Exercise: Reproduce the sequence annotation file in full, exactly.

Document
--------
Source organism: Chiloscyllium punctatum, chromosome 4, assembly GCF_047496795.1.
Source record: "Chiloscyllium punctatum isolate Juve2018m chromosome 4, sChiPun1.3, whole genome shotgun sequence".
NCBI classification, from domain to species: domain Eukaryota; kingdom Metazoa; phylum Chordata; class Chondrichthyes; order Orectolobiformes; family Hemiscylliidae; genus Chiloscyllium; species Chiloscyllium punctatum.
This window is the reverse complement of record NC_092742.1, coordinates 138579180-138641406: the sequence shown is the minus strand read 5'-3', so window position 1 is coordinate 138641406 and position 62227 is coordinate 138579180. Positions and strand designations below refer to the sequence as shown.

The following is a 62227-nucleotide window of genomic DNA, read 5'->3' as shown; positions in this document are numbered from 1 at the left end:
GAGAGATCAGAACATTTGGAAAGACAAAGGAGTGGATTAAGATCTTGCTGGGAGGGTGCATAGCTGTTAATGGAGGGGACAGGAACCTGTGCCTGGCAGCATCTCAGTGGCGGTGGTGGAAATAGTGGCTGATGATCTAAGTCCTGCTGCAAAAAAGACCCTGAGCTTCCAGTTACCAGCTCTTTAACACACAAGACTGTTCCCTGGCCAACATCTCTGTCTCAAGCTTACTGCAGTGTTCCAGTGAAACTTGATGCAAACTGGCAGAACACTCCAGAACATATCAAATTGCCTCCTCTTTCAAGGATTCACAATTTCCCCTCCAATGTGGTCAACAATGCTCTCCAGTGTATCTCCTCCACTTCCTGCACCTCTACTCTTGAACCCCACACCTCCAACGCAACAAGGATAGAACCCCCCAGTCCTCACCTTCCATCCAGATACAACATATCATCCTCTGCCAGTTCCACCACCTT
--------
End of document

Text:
Source organism: Chiloscyllium punctatum, chromosome 4, assembly GCF_047496795.1.
Source record: "Chiloscyllium punctatum isolate Juve2018m chromosome 4, sChiPun1.3, whole genome shotgun sequence".
NCBI classification, from domain to species: domain Eukaryota; kingdom Metazoa; phylum Chordata; class Chondrichthyes; order Orectolobiformes; family Hemiscylliidae; genus Chiloscyllium; species Chiloscyllium punctatum.
This window is the reverse complement of record NC_092742.1, coordinates 138579180-138641406: the sequence shown is the minus strand read 5'-3', so window position 1 is coordinate 138641406 and position 62227 is coordinate 138579180. Positions and strand designations below refer to the sequence as shown.

The following is a 62227-nucleotide window of genomic DNA, read 5'->3' as shown; positions in this document are numbered from 1 at the left end:
GAGAGATCAGAACATTTGGAAAGACAAAGGAGTGGATTAAGATCTTGCTGGGAGGGTGCATAGCTGTTAATGGAGGGGACAGGAACCTGTGCCTGGCAGCATCTCAGTGGCGGTGGTGGAAATAGTGGCTGATGATCTAAGTCCTGCTGCAAAAAAGACCCTGAGCTTCCAGTTACCAGCTCTTTAACACACAAGACTGTTCCCTGGCCAACATCTCTGTCTCAAGCTTACTGCAGTGTTCCAGTGAAACTTGATGCAAACTGGCAGAACACTCCAGAACATATCAAATTGCCTCCTCTTTCAAGGATTCACAATTTCCCCTCCAATGTGGTCAACAATGCTCTCCAGTGTATCTCCTCCACTTCCTGCACCTCTACTCTTGAACCCCACACCTCCAACGCAACAAGGATAGAACCCCCCAGTCCTCACCTTCCATCCAGATACAACATATCATCCTCTGCCAGTTCCACCACCTT